The only problem I had with the resin miniatures were some of the mould lines. As much as we like to complain about them, they’re just a fact of life we all have to learn to endure. None of the resin had any major mould line issues per se; the issue primarily comes from the fact that all these minis have so much detail crammed into them that cleaning the mould lines off can be a hassle. One of the main reasons I’ve held off on getting these models painted in the fear of missing a mould line that I won’t see until after the model is primed or painted. I’ve done that too many times in the past, and I always kick myself mentally when I find one after I’ve already started (or finished) getting a model ready for the tabletop. Picking out the stray mould line among all the leather straps, robotic bits, and clothing can be a bit of a strain on the eyes if done for a long time, which is why I’ve chosen to do them in small bouts throughout the week until I’m brave enough to get them primed.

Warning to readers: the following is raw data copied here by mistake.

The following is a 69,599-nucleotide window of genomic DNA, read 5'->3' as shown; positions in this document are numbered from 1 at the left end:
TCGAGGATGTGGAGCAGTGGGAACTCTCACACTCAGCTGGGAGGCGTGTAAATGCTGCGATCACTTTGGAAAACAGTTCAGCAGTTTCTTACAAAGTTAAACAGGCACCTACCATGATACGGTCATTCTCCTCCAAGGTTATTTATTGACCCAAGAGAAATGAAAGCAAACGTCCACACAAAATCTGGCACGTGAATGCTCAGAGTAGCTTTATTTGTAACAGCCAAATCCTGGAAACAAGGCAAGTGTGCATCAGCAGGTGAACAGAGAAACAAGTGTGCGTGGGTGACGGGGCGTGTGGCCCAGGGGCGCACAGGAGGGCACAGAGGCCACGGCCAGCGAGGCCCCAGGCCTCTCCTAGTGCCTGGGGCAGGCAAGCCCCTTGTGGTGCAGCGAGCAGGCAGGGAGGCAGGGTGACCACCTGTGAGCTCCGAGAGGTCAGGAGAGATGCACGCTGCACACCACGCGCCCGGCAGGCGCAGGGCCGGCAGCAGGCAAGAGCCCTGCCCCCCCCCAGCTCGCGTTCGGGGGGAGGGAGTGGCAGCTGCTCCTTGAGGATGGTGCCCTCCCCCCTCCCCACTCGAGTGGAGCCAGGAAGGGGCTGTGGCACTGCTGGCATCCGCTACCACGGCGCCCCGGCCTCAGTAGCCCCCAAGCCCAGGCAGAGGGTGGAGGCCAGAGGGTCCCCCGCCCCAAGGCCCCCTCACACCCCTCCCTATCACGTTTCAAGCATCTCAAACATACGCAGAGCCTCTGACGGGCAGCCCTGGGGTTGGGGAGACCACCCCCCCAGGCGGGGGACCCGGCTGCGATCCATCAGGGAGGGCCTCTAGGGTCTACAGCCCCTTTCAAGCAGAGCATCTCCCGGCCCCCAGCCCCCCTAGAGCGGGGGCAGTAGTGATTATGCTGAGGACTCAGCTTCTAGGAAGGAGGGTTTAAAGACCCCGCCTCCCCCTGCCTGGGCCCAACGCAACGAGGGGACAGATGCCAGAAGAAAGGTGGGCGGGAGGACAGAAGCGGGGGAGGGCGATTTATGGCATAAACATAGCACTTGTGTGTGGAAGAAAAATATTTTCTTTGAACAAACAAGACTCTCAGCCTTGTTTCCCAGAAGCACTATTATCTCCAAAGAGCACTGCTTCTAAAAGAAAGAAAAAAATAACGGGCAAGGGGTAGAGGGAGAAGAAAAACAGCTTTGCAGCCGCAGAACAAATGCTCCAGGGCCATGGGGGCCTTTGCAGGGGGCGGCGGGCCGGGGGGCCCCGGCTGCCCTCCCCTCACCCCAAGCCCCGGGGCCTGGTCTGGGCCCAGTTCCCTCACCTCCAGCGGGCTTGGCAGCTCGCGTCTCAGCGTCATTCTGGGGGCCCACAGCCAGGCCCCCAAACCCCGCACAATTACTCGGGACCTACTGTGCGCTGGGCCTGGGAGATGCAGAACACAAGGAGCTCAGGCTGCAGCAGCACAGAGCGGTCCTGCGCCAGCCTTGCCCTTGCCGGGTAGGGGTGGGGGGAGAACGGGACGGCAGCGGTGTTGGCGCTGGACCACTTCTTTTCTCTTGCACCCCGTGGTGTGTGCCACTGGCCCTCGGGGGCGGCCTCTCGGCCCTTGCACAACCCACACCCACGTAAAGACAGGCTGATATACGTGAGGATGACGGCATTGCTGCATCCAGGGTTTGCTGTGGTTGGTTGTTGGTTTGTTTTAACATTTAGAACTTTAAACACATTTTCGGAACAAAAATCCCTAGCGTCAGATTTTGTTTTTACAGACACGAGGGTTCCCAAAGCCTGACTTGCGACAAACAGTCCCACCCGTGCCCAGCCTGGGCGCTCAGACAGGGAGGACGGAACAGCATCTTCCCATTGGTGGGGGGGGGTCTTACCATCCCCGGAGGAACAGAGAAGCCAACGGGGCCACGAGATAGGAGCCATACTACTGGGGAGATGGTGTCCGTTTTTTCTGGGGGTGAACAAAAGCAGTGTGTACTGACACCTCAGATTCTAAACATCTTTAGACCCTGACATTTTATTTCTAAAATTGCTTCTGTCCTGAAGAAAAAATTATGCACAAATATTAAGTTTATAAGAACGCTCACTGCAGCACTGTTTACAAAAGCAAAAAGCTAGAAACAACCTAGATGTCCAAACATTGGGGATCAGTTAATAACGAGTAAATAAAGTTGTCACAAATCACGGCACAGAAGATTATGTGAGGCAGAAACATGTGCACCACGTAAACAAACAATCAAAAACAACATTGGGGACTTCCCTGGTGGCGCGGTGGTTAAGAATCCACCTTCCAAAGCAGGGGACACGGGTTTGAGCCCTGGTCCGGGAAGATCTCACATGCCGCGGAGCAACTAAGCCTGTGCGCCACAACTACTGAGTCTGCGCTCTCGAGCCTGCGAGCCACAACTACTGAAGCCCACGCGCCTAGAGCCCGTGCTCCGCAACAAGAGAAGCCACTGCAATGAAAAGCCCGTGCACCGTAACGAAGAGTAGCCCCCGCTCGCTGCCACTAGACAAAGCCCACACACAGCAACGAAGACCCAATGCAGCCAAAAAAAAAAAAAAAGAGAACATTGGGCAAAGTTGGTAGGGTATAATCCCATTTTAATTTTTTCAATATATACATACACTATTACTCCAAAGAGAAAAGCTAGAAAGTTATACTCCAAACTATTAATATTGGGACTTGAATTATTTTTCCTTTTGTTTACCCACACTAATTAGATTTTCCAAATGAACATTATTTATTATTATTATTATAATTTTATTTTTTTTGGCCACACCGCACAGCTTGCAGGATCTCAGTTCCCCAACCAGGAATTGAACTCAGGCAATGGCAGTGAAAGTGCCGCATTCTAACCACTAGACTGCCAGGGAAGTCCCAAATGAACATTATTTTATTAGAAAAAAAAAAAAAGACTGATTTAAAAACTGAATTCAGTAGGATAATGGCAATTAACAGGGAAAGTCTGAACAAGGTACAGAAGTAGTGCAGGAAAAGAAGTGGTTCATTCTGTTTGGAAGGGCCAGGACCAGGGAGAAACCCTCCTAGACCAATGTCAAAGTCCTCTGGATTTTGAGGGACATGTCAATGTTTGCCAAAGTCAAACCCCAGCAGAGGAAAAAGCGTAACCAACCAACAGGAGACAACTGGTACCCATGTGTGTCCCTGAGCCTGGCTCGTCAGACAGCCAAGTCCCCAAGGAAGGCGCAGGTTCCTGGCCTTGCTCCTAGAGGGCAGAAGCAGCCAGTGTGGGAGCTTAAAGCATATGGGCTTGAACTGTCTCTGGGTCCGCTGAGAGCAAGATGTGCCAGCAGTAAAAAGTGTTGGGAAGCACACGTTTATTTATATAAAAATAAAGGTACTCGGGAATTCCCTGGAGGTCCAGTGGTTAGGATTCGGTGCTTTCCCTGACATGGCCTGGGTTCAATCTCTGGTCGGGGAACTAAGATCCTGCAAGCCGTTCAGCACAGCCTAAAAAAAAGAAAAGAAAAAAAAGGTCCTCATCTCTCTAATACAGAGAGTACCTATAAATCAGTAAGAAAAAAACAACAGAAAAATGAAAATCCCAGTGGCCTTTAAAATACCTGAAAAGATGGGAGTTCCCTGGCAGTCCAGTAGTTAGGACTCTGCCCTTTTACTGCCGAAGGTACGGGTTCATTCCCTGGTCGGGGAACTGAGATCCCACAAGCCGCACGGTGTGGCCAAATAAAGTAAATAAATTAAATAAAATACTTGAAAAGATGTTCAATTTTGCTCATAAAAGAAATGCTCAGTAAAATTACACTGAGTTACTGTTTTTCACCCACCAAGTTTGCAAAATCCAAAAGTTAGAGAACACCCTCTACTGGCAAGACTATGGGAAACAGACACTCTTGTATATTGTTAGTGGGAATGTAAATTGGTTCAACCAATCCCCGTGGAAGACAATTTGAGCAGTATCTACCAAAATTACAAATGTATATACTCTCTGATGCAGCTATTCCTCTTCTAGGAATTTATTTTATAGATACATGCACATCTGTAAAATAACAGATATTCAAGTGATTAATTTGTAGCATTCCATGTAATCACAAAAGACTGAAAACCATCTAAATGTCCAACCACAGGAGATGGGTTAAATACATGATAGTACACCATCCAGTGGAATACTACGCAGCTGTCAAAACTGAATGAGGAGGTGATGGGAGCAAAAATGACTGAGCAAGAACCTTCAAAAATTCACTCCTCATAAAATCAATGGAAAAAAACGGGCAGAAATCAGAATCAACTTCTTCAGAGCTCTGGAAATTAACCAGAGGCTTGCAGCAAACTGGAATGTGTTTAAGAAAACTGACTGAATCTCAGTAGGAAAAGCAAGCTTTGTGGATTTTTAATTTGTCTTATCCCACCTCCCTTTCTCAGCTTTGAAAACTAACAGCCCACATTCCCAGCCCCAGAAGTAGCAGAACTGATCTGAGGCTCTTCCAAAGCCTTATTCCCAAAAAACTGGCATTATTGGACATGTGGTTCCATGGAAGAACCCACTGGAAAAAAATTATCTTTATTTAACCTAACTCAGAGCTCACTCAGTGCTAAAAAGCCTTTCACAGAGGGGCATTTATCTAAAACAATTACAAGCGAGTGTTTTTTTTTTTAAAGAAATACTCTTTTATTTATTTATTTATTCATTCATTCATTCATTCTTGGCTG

Now on to the plastic miniatures. While I like the Gun Dogs overall, there one hurdle I had with them that dampened my enthusiasm overall: the lack of assembly instructions. I was eventually able to get them assembled properly, but not without a good amount of fiddling, dry fitting, swearing, and referencing the model renders from the Wild West Exodus website. One of my favorite points about the first edition of Wild West Exodus was the assembly instructions not only grouping each model by an alphanumeric code but showing exactly where on the sprue the various components are. It took me much longer to get the two models assembled than should be needed for models of this complexity due to having to constantly go back to the website to see what I had overlooked. I almost missed the spiked chest plates for the Gun Dogs simply because I couldn’t see them on the model renders; it took a minute of looking the bits and the models over to figure it out. While I’m not a master model builder by any stretch of the imagination, I have been in the hobby for about six years now, and if the lack of instructions was an issue for me, it will be even harder for a novice to figure them out. Aside from this, the Gun Dogs turned out rather well and will need minimal cleanup work before being ready to prime.